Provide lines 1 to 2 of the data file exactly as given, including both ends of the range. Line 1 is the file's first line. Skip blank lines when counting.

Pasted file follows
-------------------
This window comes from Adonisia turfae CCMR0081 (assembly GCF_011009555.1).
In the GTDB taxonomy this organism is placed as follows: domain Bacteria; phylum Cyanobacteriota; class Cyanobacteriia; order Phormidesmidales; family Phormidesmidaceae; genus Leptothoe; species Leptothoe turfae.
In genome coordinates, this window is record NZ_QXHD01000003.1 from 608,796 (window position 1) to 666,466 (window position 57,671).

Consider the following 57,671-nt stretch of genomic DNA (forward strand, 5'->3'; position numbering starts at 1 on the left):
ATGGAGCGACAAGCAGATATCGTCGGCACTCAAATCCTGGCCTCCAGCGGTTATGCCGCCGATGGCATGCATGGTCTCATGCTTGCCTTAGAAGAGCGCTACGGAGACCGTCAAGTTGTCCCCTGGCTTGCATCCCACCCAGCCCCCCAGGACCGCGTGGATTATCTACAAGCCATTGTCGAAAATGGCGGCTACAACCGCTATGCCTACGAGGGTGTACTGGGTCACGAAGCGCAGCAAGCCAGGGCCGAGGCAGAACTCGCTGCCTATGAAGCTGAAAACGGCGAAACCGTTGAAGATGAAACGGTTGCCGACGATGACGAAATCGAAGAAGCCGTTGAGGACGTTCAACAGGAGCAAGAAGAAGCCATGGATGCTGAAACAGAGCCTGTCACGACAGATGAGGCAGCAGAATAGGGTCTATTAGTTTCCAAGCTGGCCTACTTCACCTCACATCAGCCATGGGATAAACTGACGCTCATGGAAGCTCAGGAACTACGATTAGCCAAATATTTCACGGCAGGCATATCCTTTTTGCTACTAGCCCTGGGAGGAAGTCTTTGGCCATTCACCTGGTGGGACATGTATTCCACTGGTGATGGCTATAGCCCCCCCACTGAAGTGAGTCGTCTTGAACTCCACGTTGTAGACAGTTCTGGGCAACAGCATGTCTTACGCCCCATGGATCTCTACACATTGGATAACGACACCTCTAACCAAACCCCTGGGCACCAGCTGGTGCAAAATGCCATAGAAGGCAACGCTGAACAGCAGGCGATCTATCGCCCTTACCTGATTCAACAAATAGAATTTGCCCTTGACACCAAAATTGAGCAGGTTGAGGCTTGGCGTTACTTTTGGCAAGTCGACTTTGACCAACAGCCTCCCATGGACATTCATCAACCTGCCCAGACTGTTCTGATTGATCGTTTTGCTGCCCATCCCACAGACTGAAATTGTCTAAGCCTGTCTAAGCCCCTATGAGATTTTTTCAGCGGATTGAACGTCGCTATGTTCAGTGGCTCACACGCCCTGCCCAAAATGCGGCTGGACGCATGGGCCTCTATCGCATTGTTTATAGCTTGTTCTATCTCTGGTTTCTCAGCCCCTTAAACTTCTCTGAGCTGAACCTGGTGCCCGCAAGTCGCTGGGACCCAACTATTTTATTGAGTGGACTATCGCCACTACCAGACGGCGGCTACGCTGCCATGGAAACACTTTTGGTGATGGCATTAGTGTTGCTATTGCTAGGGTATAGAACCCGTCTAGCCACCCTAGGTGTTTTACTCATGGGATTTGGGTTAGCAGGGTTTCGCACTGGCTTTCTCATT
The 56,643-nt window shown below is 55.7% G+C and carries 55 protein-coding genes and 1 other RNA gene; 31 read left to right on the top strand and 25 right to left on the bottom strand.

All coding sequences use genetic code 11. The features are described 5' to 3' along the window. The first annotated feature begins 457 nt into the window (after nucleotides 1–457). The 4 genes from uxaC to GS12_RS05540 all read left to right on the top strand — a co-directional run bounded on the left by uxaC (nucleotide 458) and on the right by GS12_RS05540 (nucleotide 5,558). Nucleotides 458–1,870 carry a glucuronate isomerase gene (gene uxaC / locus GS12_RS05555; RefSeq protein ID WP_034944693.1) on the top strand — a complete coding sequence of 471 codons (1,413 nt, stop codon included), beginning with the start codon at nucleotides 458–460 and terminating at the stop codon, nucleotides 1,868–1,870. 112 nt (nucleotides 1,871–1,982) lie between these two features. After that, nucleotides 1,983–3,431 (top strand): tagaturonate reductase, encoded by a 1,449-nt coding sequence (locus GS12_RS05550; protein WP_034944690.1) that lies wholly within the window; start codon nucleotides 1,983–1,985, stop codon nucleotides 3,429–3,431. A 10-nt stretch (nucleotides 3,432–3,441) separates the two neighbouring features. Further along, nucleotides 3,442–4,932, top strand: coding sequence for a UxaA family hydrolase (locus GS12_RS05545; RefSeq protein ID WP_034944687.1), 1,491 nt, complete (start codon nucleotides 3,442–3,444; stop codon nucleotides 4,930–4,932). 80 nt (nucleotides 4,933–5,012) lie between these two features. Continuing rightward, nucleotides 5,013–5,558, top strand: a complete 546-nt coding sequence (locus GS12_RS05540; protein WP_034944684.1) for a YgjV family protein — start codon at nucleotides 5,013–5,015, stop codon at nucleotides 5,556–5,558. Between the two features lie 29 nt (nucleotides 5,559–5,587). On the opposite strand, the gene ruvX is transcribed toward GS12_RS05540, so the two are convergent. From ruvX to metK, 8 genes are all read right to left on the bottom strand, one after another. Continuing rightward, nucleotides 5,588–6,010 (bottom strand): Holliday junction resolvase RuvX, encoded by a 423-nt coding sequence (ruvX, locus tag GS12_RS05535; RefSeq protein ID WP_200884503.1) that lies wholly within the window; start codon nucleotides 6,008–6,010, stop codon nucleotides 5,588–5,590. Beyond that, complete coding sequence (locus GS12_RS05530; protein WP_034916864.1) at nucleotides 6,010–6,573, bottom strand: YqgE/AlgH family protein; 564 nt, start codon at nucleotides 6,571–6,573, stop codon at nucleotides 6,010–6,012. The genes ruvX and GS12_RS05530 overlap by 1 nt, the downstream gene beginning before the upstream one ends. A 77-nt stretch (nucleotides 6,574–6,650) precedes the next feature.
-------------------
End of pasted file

This window comes from Adonisia turfae CCMR0081 (assembly GCF_011009555.1).
In the GTDB taxonomy this organism is placed as follows: domain Bacteria; phylum Cyanobacteriota; class Cyanobacteriia; order Phormidesmidales; family Phormidesmidaceae; genus Leptothoe; species Leptothoe turfae.